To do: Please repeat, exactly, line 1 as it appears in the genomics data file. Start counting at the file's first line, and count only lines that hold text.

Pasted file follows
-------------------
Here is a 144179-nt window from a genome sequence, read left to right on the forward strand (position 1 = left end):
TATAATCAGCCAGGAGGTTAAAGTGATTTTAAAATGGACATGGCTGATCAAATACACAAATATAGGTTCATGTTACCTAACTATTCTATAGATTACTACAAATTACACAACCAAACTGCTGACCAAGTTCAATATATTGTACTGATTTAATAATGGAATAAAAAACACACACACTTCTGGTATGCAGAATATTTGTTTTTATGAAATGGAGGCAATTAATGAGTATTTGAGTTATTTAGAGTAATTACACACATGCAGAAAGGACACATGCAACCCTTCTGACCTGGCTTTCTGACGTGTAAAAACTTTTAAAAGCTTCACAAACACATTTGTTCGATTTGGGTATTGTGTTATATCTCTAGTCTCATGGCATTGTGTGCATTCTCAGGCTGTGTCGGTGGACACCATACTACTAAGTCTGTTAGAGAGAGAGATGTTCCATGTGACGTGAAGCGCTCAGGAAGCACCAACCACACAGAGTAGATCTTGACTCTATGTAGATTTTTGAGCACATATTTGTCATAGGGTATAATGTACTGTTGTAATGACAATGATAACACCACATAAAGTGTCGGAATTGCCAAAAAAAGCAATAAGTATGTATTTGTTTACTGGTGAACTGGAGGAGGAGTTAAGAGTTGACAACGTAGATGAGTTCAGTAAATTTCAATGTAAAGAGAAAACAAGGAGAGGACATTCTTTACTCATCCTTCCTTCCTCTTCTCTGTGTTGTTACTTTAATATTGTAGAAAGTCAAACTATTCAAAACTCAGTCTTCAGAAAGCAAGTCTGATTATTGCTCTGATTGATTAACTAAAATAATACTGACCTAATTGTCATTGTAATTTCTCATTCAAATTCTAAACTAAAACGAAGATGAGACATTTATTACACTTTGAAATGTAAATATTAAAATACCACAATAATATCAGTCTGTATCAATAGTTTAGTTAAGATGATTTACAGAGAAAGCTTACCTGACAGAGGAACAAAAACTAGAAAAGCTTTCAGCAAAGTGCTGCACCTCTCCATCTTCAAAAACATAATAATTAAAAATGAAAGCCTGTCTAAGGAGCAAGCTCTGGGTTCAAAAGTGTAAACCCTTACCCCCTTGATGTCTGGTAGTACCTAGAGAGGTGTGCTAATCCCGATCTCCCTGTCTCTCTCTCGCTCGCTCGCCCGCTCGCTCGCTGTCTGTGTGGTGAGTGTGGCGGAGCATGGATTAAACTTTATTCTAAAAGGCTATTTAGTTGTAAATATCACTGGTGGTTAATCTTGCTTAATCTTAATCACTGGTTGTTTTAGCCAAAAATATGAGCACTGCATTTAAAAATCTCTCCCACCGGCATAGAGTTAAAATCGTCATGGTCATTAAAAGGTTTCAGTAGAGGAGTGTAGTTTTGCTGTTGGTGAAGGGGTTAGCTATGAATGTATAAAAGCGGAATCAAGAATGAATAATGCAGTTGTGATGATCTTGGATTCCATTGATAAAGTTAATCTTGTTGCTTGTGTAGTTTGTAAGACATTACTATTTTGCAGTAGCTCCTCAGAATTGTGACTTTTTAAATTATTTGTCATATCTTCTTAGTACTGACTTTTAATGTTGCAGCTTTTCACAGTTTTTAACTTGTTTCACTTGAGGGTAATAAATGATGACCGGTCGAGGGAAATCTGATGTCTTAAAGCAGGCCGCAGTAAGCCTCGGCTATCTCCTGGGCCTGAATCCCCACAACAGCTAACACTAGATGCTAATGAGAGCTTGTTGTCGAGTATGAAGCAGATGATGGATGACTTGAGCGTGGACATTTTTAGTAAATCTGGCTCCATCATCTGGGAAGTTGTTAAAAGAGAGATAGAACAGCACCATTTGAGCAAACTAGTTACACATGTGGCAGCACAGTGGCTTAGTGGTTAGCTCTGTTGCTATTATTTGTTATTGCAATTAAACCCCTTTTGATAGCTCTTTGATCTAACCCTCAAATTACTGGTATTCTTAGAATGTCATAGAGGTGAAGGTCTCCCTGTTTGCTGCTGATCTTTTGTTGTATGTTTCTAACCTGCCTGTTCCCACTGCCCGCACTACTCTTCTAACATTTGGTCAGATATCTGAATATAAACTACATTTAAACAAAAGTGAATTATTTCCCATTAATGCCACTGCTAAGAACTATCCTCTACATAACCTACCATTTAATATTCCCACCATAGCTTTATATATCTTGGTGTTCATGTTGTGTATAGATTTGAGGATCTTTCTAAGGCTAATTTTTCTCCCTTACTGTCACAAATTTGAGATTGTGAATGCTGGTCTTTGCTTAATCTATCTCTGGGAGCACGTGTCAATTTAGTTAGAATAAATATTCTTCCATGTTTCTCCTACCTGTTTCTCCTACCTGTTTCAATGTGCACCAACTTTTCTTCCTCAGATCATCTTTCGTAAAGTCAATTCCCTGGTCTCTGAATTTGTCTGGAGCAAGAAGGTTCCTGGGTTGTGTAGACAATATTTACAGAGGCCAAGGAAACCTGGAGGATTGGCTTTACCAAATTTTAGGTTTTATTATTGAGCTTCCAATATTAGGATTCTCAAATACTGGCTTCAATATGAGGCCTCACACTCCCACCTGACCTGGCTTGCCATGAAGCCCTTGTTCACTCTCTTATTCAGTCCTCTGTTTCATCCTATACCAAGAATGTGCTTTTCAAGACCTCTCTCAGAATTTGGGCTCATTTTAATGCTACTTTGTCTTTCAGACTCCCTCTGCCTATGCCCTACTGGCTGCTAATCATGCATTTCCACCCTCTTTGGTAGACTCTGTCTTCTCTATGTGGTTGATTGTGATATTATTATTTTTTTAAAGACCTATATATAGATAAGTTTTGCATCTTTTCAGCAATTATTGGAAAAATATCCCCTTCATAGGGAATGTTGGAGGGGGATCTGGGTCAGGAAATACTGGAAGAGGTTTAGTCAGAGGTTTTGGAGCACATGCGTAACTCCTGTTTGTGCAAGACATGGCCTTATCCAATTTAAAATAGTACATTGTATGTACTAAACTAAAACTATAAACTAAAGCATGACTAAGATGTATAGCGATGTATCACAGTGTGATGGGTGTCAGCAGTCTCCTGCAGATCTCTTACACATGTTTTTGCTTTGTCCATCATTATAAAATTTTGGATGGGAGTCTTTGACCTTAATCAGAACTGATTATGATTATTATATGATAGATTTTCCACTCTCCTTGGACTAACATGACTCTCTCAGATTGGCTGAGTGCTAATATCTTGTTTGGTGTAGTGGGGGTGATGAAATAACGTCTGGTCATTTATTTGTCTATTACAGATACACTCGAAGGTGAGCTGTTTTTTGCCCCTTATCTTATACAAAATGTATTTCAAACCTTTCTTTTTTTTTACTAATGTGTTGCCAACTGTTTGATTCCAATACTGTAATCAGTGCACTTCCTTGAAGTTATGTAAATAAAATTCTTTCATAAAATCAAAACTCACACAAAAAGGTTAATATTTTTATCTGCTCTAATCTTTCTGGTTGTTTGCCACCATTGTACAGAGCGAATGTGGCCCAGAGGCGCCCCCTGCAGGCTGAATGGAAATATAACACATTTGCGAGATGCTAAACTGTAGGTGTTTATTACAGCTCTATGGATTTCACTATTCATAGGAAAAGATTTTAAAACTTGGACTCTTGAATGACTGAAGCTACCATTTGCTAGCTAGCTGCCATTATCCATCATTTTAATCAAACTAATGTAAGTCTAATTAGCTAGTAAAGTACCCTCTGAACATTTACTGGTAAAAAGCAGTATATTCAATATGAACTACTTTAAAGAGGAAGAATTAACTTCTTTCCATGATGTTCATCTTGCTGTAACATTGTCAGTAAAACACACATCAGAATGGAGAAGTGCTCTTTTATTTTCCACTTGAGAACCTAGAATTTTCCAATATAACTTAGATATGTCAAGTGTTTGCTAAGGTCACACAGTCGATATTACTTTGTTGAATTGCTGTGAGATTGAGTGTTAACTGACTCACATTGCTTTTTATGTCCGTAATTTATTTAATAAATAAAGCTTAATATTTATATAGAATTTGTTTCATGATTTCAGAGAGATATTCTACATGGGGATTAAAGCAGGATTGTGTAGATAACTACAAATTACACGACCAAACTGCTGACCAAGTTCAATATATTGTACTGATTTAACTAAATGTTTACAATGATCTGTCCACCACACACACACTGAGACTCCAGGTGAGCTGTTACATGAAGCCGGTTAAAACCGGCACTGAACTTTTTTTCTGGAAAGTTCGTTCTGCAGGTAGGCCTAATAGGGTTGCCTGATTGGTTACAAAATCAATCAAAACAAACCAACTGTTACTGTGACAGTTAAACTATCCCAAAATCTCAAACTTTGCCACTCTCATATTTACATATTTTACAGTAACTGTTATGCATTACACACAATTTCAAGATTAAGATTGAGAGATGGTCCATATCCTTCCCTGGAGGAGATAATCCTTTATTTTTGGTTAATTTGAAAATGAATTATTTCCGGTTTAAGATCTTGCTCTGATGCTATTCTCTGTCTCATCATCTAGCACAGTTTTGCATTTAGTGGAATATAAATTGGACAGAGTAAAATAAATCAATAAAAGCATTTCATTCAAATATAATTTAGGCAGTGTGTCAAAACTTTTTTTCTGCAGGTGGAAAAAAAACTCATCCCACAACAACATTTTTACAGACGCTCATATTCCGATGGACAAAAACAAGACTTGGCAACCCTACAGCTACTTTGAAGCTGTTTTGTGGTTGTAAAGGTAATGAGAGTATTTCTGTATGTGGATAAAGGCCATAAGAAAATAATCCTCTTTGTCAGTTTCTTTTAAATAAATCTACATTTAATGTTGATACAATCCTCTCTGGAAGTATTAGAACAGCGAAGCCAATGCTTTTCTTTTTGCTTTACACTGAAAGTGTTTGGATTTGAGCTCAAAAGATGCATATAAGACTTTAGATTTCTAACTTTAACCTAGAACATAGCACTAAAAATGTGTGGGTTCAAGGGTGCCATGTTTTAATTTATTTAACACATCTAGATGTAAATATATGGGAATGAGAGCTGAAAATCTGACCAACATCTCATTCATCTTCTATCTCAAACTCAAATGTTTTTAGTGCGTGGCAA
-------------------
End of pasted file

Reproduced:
Here is a 144179-nt window from a genome sequence, read left to right on the forward strand (position 1 = left end):